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by Angie Chau

As many of you know, Quiet As They Come took me back for a homecoming in Vietnam at the start of 2012. I was invited to give talks at the U.S. Embassy in Ho Chi Minh City and Hanoi. I don’t use the word homecoming lightly. We left the fallen city of Saigon (now called Ho Chi Minh) in 1978 when I was 3. My parents and I escaped by boat in the middle of the night. We had tried twice before, once in 1975 and again in 1976 when we failed. There was a Malaysian refugee camp in between when we were countryless. But that is a whole other narrative. This story is about connection. This is about the gift of writing, about how we create reshaping us, about the brilliant unknowns in life akin to the writer’s journey that can be so unexpectedly delicious.

As I look back on Southeast Asia, here are a few of the snapshots from the album I keep in my head. Inside the militaristically high security Embassy, after handing over my passport and possessions to the drab gray uniformed guards, I enter a packed room with a colorful audience aged 16 to 65+. They wear a combination of sneakers and sportswear as well as traditional long flowing ao dai. The beaming smile of betel nut blackened teeth from an older woman with fair almost opalescent skin still glowing despite her age. The medieval amidst the 21st century, this is Vietnam today.

Another scene, high in the mist shrouded mountains of Tam Dao, once a French colonial mountain resort at the turn of the century and now a village so sleepy when we went to the one open restaurant and ordered the chicken, the proprietor literally had to find a chicken, kill the chicken, boil the chicken. I am far from the steamy bustle of Hanoi to get some words down at the invitation of Nguyen Qui Duc the writer and broadcaster. Upon hearing I was in country from a mutual friend, he handed the keys to his writing retreat although we have never met before. It is a blustery January morning and I am 5000 feet in the air cliff side when finally the clouds fade and the sun falls thick as honey on my blank page announcing the arrival of an idea. The generosity of this place just kills me.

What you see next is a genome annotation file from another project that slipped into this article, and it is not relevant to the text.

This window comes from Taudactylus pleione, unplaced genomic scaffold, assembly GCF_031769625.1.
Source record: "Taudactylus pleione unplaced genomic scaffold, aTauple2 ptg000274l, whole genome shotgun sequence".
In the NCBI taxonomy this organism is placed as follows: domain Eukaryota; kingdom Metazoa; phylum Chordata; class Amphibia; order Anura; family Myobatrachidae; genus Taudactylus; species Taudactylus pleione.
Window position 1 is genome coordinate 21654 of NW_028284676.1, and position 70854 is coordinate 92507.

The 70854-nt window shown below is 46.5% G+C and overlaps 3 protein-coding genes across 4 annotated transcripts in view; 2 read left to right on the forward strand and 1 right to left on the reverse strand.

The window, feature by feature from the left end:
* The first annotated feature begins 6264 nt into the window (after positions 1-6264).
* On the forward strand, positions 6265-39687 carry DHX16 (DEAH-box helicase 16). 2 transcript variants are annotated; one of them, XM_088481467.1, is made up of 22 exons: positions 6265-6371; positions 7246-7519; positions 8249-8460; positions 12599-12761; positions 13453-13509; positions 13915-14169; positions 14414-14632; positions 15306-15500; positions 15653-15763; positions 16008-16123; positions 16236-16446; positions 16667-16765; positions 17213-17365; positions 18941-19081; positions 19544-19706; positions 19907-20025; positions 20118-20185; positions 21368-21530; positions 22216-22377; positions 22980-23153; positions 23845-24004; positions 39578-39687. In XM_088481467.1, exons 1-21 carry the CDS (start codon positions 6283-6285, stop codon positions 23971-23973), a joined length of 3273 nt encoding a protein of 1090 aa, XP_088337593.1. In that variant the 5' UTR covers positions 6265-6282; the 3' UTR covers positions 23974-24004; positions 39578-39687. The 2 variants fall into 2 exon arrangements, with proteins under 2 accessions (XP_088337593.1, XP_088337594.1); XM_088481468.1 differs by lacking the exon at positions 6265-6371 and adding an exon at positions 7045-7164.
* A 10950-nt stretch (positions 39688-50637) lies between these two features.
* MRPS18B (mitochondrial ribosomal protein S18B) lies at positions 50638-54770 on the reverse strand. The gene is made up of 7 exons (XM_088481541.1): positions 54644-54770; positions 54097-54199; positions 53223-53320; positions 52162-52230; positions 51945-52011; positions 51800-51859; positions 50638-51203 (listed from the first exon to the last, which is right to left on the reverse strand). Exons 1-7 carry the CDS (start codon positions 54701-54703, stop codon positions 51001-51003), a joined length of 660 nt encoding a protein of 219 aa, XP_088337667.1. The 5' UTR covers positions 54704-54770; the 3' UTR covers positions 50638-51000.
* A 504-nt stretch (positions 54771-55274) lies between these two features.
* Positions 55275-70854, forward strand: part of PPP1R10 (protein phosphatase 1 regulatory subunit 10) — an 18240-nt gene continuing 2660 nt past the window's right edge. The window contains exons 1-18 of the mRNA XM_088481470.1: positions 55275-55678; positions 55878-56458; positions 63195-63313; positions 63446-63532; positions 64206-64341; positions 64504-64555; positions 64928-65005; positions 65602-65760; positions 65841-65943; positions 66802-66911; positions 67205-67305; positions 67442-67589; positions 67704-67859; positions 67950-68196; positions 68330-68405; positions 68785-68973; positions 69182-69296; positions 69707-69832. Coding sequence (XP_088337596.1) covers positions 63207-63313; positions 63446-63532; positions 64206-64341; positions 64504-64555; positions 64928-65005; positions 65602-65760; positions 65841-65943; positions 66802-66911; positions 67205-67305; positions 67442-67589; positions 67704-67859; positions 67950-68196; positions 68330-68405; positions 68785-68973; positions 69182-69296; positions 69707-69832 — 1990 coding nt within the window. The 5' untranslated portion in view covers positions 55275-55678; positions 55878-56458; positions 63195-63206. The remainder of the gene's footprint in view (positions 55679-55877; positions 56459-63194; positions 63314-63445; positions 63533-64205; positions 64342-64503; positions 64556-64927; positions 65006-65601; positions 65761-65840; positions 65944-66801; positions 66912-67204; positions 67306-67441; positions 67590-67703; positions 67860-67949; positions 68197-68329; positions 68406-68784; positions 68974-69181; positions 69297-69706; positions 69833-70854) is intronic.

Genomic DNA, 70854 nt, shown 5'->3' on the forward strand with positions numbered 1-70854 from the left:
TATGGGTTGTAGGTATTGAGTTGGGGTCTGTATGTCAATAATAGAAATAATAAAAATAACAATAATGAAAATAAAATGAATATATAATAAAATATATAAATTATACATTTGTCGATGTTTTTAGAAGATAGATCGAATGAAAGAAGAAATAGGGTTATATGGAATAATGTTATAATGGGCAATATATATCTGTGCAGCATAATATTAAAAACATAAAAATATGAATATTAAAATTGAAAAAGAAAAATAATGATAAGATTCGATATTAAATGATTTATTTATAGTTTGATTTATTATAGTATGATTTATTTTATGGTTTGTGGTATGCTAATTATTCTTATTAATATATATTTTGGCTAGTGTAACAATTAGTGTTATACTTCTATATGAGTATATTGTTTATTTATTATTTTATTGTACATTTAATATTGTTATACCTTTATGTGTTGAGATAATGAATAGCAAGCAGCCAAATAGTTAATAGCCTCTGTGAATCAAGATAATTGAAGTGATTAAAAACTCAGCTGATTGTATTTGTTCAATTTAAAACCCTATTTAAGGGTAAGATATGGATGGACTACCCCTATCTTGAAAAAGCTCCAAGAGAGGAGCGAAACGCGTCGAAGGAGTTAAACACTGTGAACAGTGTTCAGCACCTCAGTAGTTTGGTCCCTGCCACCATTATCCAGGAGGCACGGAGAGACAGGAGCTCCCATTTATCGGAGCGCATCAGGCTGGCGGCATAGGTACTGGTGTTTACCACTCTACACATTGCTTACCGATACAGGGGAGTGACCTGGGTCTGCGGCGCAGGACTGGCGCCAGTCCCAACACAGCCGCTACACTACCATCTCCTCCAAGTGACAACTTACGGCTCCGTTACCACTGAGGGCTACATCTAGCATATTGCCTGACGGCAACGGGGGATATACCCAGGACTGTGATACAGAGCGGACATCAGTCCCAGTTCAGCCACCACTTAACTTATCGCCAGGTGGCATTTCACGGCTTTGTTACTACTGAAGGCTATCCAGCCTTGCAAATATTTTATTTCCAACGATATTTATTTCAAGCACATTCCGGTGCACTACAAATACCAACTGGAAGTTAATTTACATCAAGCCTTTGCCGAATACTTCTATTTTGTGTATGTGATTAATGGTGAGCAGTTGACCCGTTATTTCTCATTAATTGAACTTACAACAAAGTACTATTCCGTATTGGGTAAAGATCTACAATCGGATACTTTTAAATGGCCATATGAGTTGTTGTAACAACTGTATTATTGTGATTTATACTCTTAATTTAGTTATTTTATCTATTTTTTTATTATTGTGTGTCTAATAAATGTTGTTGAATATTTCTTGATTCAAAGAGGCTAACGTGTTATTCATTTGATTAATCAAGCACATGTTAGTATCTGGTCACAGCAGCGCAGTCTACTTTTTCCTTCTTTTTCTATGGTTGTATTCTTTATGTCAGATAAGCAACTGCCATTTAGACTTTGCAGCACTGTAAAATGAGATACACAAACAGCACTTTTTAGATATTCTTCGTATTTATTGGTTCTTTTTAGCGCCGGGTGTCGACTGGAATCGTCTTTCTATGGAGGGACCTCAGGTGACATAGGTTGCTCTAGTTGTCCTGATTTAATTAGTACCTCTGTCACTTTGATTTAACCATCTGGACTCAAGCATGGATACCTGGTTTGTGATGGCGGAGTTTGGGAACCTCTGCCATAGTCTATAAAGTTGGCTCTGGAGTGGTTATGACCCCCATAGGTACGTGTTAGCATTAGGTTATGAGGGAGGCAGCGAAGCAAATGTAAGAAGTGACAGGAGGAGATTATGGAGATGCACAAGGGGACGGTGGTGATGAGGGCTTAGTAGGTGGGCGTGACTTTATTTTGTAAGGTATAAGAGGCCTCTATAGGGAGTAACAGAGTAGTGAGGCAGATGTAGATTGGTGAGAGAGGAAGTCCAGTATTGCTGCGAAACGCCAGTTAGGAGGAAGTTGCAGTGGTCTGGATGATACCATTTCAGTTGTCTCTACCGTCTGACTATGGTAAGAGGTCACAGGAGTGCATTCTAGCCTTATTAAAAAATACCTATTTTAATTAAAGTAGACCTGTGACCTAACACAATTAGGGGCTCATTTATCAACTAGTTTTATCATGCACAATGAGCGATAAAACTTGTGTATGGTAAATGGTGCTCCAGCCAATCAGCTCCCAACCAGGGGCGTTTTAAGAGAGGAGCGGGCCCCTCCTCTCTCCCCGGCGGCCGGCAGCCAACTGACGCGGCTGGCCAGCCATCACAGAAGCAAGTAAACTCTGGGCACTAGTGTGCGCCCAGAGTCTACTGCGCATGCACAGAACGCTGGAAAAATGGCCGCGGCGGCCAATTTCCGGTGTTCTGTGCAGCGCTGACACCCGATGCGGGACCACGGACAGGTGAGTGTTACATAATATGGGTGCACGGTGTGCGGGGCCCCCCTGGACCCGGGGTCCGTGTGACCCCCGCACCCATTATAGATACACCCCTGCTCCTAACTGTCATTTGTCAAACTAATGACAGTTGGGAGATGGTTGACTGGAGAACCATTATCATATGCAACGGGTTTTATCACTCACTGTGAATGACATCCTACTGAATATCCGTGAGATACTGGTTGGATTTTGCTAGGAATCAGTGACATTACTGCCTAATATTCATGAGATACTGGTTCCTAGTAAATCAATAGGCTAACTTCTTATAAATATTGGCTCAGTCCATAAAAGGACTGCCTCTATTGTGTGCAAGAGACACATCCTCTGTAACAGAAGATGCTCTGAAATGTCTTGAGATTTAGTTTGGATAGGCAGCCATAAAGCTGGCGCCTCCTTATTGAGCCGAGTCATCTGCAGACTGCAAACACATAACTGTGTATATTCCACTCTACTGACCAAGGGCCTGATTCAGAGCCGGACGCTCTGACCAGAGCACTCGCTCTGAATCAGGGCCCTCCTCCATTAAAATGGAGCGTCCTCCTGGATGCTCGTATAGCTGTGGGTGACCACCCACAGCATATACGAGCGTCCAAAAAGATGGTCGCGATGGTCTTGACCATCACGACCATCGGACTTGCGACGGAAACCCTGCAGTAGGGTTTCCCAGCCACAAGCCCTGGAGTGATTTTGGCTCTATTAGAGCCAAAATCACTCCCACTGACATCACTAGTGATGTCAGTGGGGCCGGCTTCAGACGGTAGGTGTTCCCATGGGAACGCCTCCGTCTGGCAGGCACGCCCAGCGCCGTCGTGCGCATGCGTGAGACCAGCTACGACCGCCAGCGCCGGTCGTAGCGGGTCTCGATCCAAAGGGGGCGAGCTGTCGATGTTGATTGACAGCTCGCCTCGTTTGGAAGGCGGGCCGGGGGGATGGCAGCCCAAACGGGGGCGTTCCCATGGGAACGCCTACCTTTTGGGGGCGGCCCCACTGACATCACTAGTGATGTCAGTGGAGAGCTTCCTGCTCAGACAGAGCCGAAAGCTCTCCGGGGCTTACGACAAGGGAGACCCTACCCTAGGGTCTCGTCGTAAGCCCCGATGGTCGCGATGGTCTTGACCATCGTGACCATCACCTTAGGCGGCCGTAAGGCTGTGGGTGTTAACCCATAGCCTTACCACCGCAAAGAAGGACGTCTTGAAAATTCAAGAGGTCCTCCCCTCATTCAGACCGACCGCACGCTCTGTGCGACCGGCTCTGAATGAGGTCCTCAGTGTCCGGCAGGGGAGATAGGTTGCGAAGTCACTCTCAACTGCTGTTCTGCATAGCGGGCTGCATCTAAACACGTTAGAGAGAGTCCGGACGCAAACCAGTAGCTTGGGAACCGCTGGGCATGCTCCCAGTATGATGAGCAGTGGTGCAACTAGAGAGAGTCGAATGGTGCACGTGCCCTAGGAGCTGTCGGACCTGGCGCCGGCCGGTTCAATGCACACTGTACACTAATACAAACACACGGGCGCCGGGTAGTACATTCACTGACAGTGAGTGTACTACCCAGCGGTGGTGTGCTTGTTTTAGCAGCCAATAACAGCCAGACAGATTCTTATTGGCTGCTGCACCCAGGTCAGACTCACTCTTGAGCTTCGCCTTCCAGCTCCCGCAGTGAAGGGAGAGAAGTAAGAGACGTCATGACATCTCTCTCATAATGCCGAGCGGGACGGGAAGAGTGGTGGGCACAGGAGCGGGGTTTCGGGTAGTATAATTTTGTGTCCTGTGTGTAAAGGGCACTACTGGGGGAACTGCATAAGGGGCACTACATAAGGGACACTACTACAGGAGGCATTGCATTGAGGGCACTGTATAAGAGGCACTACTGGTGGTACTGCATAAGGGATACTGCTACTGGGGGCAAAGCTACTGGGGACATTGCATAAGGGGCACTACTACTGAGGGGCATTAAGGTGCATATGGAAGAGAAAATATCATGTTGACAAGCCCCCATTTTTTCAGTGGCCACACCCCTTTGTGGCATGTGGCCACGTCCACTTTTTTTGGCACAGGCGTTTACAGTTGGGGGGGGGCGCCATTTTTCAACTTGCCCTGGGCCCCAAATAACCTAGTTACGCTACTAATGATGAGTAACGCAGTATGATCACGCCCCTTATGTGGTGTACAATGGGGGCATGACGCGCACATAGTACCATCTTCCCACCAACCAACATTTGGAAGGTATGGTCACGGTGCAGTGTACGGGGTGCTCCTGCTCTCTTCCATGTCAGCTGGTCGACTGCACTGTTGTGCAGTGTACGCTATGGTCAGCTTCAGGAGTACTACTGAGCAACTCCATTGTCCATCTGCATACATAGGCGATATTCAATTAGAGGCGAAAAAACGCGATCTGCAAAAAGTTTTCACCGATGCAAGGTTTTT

Nine flights in two weeks, bumpy small plane rides coasting above the South China Sea, sunrise flights when the air is cool and smells of sweet jasmine, sunset landings when the tarmac is crackling and feels like banh trang baking and rising right beneath our very sandals.

And finally, underground in the Cu Chi Tunnels, on my hands and knees to do research for the new novel. It is humid and shadowy and everyone is gasping so loudly for air an echo pulsates in the tight red clay chamber. All I can think is how in the world did these men and women have the conviction to live without seeing sunlight for months on end while being shelled, gassed, and bombed in the most devastated area in the history of warfare? I think about the act of writing and trying to unearth lives lived beneath the surface. I think about the sweat and perseverance, the grasping for direction in the dark, the faith required. While I am 15 feet underground, I realize it is about pushing on even when it feels impossible, a good metaphor for life and the writer’s path, one that usually means taking the road less traveled of course, and yet somehow well worth the long arduous bushwhack of a journey.

Below is a photo collage of a few places Quiet As They Come has taken me. It has been a wild and rewarding ride so far. The best part has been reconnecting with old friends and meeting new friends along the way, folks that I would not have had a chance to meet if it were not for the book. As a result of your support, the little story collection has gone into its second print run and I humbly thank you.



Hedgebrook supports visionary women writers whose stories and ideas shape our culture now and for generations to come. The opinions expressed here are not necessarily representative of the opinions of Hedgebrook, its staff or board members.

Angie Chau
About Angie Chau


  • suzanne
    7:25 PM - 20 August, 2012

    Thanks for sharing your traveling experience to your homeland. Look forward to hearing from you when your next novel is published!

    • angie
      11:14 AM - 20 August, 2014

      Thanks for your encouragement and support!

  • Dmitri
    4:26 PM - 29 August, 2012

    That was beautiful. I love that ordering chicken required that he go “find a chicken”. I thought chicken came in plastic wrapped mounds.

    Beautiful metaphors drawn between those tunnels and bushwacking your own path, and living the life of a writer. Or any artist. Or any human.

    We all eagerly await your next novel! I’m sure it will be fueled by that trip.

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